Ceramic Materials

Ceramic Materials Overview

Technical ceramic materials have the ability to make products lighter, more efficient, longer lasting, reduce maintenance intervals, and reduce operating costs. They are frequently being used to replace metals, polymers, and refractory materials in a wide variety of applications due to their notable high temperature capability, hardness, and electrical properties.

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Not sure which ceramic material is right for your application? Learn more about technical ceramics, check out our ceramic materials comparison guide, or simply contact us and we’ll be more than happy to help out.

Ceramic Materials Comparison Chart

Our Ceramic Materials

Precision Ceramics offers a wide range of advanced technical ceramic materials to ensure that we have the right material for your application. We also offer a wide variety of forms including sheets, tubes, square bars, rods and finished custom components.

Ceramic Material - Macor (Machinable Glass Ceramic)

Macor (Machinable Glass Ceramic)

Macor is a hybrid glass-ceramic with the versatility of a high performance polymer, the machinability of a metal, and the performance of an advanced technical ceramic.

Ceramic Material - Shapal Hi-M Soft (Machinable Aluminum Nitride)

Shapal Hi-M Soft (Machinable Aluminum Nitride)

Shapal Hi-M Soft is a hybrid type of machinable Aluminum Nitride (AlN) ceramic that offers high mechanical strength and thermal conductivity.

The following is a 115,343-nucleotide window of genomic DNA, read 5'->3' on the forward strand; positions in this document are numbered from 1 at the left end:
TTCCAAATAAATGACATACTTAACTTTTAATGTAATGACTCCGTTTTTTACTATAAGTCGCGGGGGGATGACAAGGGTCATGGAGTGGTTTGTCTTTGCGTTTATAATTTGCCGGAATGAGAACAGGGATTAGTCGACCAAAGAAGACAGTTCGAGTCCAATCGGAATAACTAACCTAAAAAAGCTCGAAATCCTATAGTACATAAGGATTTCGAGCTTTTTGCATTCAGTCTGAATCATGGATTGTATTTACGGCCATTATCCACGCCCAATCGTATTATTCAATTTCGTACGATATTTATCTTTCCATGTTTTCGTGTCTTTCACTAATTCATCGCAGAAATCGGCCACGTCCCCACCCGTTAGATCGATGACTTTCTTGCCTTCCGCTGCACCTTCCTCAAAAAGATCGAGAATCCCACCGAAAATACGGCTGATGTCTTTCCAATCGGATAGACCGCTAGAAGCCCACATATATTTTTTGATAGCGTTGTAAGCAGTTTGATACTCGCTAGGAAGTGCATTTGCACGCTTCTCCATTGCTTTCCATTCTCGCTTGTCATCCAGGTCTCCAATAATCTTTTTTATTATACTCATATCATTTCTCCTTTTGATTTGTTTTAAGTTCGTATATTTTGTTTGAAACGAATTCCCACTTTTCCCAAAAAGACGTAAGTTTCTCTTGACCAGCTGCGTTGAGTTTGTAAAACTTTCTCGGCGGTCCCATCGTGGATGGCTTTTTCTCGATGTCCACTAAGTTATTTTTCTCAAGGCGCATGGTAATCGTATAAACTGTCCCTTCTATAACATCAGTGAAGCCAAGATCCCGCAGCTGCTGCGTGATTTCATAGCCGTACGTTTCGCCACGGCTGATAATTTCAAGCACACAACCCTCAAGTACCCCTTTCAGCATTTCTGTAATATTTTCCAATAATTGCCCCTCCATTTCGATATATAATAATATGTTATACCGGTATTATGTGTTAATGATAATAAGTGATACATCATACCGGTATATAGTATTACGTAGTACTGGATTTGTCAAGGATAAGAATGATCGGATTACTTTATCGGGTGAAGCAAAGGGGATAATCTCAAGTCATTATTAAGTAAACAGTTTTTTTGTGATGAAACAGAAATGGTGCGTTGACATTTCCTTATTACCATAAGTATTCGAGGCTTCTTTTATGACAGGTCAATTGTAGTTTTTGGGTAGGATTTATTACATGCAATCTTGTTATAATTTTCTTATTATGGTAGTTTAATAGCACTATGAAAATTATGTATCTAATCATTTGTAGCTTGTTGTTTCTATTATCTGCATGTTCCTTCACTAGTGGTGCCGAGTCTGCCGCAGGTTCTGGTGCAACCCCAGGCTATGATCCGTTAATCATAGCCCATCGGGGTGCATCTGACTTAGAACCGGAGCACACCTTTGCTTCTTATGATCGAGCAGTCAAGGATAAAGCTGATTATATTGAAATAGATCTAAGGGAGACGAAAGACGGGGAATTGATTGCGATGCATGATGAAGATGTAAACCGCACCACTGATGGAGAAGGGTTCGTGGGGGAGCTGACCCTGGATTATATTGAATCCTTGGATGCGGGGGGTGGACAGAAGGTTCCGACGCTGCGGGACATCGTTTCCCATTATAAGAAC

Ceramic Material - Boron Nitride

Boron Nitride

Boron Nitride (BN) is an advanced synthetic ceramic material available in solid and powder form. It has outstanding thermal conductivity and is easy to machine.

Ceramic Material - CeramaCil-C (Silicon Carbide)

CeramaSil-C (Silicon Carbide)

Silicon Carbide (SiC) is one of the lightest, hardest, and strongest technical ceramic materials with exceptional thermal conductivity, acid resistance, and low thermal expansion.

Ceramic Material - CeramaSil-N (Silicon Nitride)

CeramaSil-N (Silicon Nitride)

Silicon Nitride has the most versatile combination of mechanical, thermal, and electrical properties of any technical ceramic material.

Ceramic Material - CeramAlum (Aluminum Nitride)

CeramAlum (Aluminum Nitride)

Aluminum Nitride (AlN) is an excellent material to use if high thermal conductivity and electrical insulation properties are required -- an ideal material for use in thermal management and electrical applications.

Ceramic Material - CeramAlloy (Ultra Hard Zirconia-Alumina Composite)

CeramAlloy (Ultra Hard Zirconia-Alumina Composite)

Alumina-Zirconia (ZTA) ceramic composites are unique ceramic materials that exhibit a combination of high hardness, strength, and resistance to wear and corrosion.